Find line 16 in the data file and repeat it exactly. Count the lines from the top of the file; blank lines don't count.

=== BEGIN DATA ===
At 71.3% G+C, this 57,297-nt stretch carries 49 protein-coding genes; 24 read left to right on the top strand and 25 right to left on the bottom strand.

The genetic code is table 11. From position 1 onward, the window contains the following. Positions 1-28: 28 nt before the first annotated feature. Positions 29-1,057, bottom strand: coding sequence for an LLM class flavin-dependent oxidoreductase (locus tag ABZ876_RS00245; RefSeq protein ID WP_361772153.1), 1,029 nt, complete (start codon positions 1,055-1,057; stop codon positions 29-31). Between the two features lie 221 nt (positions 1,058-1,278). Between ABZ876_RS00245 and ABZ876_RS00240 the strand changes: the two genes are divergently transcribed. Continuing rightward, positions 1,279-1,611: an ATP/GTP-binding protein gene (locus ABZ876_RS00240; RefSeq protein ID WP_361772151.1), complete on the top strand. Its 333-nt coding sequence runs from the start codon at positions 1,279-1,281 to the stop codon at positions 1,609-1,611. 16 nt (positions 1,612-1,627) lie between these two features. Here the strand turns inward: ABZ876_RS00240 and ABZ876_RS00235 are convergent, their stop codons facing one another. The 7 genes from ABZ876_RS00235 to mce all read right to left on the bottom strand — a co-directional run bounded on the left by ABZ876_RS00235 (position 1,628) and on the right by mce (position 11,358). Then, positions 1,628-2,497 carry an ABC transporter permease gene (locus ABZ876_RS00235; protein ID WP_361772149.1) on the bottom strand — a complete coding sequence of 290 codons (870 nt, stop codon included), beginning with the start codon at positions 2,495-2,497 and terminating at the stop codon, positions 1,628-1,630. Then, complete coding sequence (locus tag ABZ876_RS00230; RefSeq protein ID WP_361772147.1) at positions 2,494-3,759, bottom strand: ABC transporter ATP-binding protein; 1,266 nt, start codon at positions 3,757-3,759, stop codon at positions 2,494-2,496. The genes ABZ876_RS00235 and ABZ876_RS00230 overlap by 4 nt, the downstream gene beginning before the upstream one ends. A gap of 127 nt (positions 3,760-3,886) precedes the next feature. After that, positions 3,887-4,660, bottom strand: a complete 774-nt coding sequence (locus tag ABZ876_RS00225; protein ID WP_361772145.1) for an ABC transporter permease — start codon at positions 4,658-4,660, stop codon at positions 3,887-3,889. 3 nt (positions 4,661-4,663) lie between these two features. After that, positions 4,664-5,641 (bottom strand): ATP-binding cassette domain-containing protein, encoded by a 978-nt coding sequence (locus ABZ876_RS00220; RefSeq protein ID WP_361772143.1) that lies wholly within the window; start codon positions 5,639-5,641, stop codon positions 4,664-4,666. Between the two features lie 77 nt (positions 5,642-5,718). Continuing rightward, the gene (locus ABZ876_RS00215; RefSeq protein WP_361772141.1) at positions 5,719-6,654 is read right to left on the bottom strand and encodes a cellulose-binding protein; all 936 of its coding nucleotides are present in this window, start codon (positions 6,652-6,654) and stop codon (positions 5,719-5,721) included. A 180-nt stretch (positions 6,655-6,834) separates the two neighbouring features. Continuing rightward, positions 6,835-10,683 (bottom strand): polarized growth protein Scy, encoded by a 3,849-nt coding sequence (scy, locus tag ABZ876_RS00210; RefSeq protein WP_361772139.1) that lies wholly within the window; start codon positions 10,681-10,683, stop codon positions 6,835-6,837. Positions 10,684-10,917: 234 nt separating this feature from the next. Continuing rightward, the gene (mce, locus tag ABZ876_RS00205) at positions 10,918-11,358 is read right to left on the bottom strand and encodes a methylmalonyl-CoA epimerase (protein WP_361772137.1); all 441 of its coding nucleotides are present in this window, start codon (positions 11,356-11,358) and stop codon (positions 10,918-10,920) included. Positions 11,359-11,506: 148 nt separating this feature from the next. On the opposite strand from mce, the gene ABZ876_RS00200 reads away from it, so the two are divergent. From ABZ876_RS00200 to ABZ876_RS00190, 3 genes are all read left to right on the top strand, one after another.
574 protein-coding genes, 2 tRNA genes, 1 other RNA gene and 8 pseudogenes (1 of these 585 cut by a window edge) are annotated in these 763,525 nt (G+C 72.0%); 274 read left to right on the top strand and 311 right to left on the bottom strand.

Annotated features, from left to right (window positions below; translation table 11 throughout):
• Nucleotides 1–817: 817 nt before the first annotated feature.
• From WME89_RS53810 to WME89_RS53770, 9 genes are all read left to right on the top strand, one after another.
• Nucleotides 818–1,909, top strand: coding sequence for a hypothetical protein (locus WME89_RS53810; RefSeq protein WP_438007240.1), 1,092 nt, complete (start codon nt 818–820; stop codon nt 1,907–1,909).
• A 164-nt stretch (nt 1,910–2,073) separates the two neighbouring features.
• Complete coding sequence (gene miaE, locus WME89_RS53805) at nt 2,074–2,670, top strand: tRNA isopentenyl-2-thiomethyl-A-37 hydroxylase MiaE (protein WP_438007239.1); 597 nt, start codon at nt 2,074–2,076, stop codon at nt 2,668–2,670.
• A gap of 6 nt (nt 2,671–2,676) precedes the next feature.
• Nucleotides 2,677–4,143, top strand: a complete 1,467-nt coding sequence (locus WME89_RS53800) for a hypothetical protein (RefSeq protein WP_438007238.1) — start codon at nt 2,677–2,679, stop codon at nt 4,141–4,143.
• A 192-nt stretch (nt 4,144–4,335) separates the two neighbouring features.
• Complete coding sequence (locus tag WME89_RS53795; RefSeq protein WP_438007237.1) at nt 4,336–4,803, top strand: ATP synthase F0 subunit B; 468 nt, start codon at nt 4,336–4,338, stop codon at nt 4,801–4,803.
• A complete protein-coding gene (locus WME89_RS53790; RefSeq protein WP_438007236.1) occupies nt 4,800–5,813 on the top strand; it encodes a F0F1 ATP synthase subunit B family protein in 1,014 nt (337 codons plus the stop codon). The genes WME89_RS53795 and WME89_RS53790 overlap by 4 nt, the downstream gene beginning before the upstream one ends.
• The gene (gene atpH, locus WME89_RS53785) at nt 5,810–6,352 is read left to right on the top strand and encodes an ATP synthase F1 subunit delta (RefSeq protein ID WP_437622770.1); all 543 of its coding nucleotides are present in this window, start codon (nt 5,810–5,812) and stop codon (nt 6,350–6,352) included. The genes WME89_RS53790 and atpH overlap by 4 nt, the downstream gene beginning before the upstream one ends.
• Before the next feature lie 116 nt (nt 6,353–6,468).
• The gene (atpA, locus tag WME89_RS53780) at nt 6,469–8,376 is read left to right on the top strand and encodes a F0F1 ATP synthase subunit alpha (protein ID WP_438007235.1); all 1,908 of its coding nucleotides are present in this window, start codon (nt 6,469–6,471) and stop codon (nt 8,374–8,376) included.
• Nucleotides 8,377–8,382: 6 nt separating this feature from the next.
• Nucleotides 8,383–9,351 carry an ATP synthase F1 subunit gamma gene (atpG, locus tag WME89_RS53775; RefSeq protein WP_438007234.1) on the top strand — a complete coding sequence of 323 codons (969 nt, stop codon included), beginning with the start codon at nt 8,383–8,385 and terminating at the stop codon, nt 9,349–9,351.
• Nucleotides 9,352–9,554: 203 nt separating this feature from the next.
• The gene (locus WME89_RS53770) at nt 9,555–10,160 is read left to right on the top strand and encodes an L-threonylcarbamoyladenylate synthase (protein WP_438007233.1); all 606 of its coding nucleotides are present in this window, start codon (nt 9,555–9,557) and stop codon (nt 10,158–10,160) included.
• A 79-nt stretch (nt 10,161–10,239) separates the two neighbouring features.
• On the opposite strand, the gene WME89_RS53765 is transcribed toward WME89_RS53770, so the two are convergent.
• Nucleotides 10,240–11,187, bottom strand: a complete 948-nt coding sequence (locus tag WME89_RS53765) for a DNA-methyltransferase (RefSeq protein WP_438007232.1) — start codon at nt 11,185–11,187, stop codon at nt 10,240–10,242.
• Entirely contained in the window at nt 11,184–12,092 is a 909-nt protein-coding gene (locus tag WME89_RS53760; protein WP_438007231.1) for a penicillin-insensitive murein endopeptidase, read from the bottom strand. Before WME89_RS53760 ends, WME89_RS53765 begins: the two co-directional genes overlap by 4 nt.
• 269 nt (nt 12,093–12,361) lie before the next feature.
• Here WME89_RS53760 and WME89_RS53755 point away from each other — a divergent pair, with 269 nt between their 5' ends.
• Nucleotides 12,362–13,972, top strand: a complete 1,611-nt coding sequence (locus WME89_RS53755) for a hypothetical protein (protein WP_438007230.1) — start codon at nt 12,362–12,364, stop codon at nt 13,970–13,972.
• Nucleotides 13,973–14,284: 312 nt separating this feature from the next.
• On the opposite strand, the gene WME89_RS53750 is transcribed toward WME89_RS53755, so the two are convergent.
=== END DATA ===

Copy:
• Before the next feature lie 116 nt (nt 6,353–6,468).